Our vision is to be a leader in creating a healthy and equitable European city

Healthy Cities 21st Century

Belfast delegation in WHO visit

Last weekend the planning for the 2018 European Healthy Cities Conference which will take place in Belfast stepped up a gear when a delegation from Belfast Healthy Cities travelled to Copenhagen for a two day series of meetings with World Health Organization colleagues. 
 
Joan and Caroline were joined by BHC Chair David Stewart and communication advisor Brendan Mulgrew as they met with the WHO delegation, headed by Monika Kosinska, who was joined at various intervals by Stephanie Brickman, Srdan Matic, Francesca Racioppi, Manfred Huber and Porcia Maley. The Belfast delegation arrived in Copenhagen on Sunday afternoon and took in a stroll around the city in late summer Scandinavian sunshine. Copenhagen is a charming city with hints of Amsterdam along the Nyhavn canals. The cycling infrastructure is also reminiscent of the Dutch capital; there is not one road which doesn’t have a cycle lane and here, the bike is king. Each train station and each train carriage is designed to accommodate the cyclists with the result being that rush hour doesn’t involve an endless flow of cars or even buses, rather cyclists dominate and it is not uncommon to see parents with children loaded on buggies at the front wheel and even elderly parents being ferried on two wheels. That was a revelation but we also know that this culture took years, decades to emerge through infrastructure investment and a culture which encourages a reduced dependence on the car.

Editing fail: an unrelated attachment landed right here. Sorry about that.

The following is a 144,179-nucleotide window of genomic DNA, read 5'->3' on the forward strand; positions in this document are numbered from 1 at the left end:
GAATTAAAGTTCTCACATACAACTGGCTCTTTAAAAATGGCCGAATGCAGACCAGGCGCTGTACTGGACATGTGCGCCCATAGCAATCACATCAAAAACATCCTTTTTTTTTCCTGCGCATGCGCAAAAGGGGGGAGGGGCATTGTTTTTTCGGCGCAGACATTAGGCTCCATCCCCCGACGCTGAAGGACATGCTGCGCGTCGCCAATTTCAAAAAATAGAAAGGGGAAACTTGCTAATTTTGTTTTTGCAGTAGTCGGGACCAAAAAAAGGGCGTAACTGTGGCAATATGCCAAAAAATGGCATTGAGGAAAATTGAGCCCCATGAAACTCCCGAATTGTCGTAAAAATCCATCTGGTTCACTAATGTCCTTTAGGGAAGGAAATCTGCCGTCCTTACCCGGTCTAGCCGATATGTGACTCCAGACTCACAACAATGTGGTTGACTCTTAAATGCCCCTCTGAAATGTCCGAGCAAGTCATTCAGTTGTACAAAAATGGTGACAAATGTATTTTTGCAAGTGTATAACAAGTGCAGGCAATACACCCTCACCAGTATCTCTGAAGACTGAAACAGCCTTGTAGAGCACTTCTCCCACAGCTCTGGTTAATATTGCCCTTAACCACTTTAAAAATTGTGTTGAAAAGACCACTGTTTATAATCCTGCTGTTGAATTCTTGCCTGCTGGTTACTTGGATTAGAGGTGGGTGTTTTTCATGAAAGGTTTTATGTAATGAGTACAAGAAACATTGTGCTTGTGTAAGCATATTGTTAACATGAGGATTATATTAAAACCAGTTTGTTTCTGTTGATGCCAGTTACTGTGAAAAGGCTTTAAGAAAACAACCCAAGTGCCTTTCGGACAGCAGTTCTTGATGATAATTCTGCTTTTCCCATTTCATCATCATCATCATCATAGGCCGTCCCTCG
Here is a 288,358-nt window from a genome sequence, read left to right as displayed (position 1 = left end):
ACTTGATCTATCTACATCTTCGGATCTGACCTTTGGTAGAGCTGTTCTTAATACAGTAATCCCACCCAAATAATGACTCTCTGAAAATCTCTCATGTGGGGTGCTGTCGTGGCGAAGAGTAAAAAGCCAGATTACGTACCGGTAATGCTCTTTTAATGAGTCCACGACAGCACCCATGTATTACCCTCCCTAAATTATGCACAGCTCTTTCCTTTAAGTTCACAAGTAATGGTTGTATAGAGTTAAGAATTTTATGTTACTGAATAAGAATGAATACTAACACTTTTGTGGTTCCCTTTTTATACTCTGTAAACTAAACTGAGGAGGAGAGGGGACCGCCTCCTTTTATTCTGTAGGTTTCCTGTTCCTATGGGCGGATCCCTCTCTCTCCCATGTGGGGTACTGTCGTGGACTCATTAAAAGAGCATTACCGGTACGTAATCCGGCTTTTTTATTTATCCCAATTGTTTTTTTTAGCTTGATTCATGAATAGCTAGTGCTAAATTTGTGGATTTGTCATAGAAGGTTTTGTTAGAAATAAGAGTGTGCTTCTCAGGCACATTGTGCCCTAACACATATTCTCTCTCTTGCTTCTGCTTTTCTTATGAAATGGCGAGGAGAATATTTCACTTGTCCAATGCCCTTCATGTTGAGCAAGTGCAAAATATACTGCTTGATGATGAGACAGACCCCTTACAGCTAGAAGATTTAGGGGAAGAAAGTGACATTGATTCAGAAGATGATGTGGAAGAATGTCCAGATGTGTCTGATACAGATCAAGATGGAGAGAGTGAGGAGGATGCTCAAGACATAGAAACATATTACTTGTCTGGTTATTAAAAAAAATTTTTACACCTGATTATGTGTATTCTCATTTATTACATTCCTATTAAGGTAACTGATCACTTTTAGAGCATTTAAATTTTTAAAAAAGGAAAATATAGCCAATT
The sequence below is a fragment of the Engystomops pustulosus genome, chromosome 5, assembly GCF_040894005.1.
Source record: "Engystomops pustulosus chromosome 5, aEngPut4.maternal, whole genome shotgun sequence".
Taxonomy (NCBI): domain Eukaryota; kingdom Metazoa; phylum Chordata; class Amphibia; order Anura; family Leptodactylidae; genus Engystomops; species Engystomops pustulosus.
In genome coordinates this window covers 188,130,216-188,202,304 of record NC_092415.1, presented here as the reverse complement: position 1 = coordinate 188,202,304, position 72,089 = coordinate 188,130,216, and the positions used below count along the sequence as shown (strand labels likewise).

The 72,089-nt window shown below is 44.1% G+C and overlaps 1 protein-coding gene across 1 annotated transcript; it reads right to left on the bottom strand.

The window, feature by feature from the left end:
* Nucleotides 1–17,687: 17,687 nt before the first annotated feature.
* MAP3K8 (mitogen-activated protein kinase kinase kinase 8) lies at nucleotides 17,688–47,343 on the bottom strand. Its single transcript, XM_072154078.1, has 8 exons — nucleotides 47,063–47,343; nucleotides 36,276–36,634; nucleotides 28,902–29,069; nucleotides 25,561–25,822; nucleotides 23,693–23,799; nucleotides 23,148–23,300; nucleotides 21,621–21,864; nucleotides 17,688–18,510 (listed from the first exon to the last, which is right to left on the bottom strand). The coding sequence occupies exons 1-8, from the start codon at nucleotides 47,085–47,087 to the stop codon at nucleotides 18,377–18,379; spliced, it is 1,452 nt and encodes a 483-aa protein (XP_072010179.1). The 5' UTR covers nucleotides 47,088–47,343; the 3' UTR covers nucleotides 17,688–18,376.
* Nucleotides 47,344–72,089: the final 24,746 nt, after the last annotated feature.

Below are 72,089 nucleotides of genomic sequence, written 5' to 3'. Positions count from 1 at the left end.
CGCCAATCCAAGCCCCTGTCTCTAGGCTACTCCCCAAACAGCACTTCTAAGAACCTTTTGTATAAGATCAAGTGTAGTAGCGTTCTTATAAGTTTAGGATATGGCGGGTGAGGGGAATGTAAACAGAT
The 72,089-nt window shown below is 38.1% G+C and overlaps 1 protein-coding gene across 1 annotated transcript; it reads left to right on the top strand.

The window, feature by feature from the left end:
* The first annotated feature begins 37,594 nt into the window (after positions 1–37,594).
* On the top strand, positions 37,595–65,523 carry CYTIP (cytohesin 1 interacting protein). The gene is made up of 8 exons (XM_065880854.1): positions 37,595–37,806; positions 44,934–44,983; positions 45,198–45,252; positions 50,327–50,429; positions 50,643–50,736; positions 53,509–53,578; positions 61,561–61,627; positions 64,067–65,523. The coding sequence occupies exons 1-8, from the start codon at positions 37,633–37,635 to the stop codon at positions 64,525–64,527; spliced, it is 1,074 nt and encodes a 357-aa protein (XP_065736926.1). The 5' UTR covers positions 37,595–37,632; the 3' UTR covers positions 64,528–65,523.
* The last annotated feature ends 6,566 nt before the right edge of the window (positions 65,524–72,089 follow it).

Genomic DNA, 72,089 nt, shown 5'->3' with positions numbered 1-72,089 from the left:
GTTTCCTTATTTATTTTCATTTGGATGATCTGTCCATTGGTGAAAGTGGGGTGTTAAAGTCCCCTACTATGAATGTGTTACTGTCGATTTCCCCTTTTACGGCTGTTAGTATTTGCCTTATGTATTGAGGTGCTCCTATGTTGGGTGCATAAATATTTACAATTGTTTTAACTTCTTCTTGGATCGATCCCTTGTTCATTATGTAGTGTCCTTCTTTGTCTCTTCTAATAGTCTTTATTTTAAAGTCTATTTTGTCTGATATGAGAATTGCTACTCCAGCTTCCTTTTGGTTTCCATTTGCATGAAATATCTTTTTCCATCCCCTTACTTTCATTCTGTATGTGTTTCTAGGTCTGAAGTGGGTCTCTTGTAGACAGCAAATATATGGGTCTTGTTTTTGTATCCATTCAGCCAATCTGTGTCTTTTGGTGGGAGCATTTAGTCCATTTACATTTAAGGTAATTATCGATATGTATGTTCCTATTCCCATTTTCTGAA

We headed to UN City, by bus and foot on Monday morning and began to map out what next year’s conference will look like. The 2018 European Healthy Cities Conference will mark the 30th anniversary of the Healthy Cities network and in fact will be the 30th anniversary of the establishment of Belfast Healthy Cities. In the current uncertainty around a post Brexit Europe we value our European partnerships and networks more than ever and these important milestones will feature significantly next year. 
 
At Belfast Healthy Cities we want to ensure that this event is not confined to the central venue, at Belfast’s magnificent new Waterfront Hall. We will seek to put in place site visits which take in all that Belfast has to offer, including a walking (and maybe even a running) tour, and engagement with our vibrant community and voluntary sector. We are determined that this conference will leave a legacy both for us as a host city and also for the attendees who will gather from across Europe and from further afield. 
 
We are happy to report that this broad objective and lofty ambition is shared by our WHO colleagues. We swapped ideas for conference themes, potential speakers and the overall ‘shape’ of our event. Now we know broadly what kind of conference 2018 will be, the time is here to start selling that message and making sure the Healthy Cities network across the globe is tuned in. That work starts next week in Budapest, Prague and in Cork. 
 
We are really up and running now, and the seeds sewn in Copenhagen this week will reap a rich Belfast harvest, 13 months from now.